Misch’s wife died in 1998. They had a daughter, but she broke off all contact with her father.

    Rochus Misch, July 29 1917, died September 05 2013
    kopite likes this.
  8. MLW

    MLW Senior Member

    Am I the only one who thinks was Rochus Misch an unrepentant Nazi?
  9. Bernard85

    Bernard85 WW2 Veteran WW2 Veteran

    good day mlw, you are not.theres no such things.thanks for posting,regards bernard85
  10. Owen

    Owen -- --- -.. MOD

    Two threads on same chap merged.
  11. dave500

    dave500 Senior Member

    I agree with you, Marc. He deserves no sympathy.


  12. mcan

    mcan Active Member

  13. Pylon1357

    Pylon1357 Junior Member

    From what I have read, admittedly, quite little. He seemed to be unrepentant to the end. Very interesting reading, to which I shall seek out more.
  14. Smudger Jnr

    Smudger Jnr Our Man in Berlin


    The man would not hear a bad word against his beloved "Boss" as he called AH.

  15. Drew5233

    Drew5233 #FuturePilot 1940 Obsessive

    Cheers Tom, Obviously a bit of a fruit cake then.
  16. TTH

    TTH Senior Member

    Misch's attitude was pretty much the rule among the old Bunker crowd. A few of them (Speer, Boldt, Traudl Junge, Dr. Schenck) eventually saw the light and admitted to varying degrees that they had been wrong and that "Der Chef" was evil, but the others frowned on them for it. Admitting the truth was letting the side down.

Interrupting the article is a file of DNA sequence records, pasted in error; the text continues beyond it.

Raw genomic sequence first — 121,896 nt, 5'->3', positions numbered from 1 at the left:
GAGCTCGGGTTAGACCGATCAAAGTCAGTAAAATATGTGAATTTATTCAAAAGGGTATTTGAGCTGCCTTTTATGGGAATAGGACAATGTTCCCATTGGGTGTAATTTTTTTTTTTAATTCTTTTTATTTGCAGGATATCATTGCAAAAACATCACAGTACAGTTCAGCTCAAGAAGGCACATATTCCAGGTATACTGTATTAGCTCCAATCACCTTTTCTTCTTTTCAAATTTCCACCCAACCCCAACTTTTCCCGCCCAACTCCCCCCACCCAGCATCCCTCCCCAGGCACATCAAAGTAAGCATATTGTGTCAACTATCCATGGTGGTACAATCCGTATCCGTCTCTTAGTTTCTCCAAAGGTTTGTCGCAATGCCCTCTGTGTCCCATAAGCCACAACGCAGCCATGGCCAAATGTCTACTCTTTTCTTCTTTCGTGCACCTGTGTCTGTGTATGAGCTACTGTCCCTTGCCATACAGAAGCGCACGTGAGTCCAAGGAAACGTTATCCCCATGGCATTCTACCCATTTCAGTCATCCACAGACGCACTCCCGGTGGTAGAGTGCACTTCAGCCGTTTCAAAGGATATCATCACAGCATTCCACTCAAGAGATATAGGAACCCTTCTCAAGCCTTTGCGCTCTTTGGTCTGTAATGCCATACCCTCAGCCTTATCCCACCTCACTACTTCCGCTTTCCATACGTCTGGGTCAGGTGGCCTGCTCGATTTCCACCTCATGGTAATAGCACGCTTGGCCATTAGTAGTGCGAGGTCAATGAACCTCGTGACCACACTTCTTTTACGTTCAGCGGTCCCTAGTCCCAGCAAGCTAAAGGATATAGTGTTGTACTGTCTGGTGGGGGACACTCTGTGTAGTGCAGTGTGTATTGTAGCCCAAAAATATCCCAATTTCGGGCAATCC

17. von Poop

    von Poop Adaministrator Admin

    Whenever there's a media flutter going on, it gets so hard to look individuals up on the web.
    Can't find anything on the evidence he gave at Nuremberg, relating to who, in any of the usual online Archives.

    Ah - Very interesting 2004 interview from the USHMM:
    (Opens into a .doc download - can't find the page it links from.),d.d2k

    Well worth reading the whole thing, and the Nuremberg query is partly answered from the summoned's point of view at least.
    Can't quite place the context of the Interview though.
    Hmmm, maybe I can - translation of this:



  19. CL1

    CL1 116th LAA and 92nd (Loyals) LAA,Royal Artillery

    Random Etonian

    M.L.Wilcockson the Divinity lecturer ?
  20. Charley Fortnum

    Charley Fortnum Dreaming of Red Eagles

    Idle curiosity, but I was just reading an article about the last people to leave the bunker and nobody seems to have a date of death for Schwagermann. It's just about conceivable that he's still alive, but he'd now be 104-5, so it has to be deemed less than likely.
    Chris C likes this.